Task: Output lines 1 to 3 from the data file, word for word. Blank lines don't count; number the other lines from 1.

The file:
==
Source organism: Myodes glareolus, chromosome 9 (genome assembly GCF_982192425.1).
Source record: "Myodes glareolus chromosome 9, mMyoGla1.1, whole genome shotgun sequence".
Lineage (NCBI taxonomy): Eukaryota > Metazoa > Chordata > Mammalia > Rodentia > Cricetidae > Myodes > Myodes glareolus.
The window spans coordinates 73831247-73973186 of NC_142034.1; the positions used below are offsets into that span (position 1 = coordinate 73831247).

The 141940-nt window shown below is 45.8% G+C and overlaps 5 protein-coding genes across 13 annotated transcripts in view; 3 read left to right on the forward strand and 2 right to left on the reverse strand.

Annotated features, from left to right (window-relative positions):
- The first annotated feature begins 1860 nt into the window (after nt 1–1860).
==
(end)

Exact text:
Source organism: Myodes glareolus, chromosome 9 (genome assembly GCF_982192425.1).
Source record: "Myodes glareolus chromosome 9, mMyoGla1.1, whole genome shotgun sequence".
Lineage (NCBI taxonomy): Eukaryota > Metazoa > Chordata > Mammalia > Rodentia > Cricetidae > Myodes > Myodes glareolus.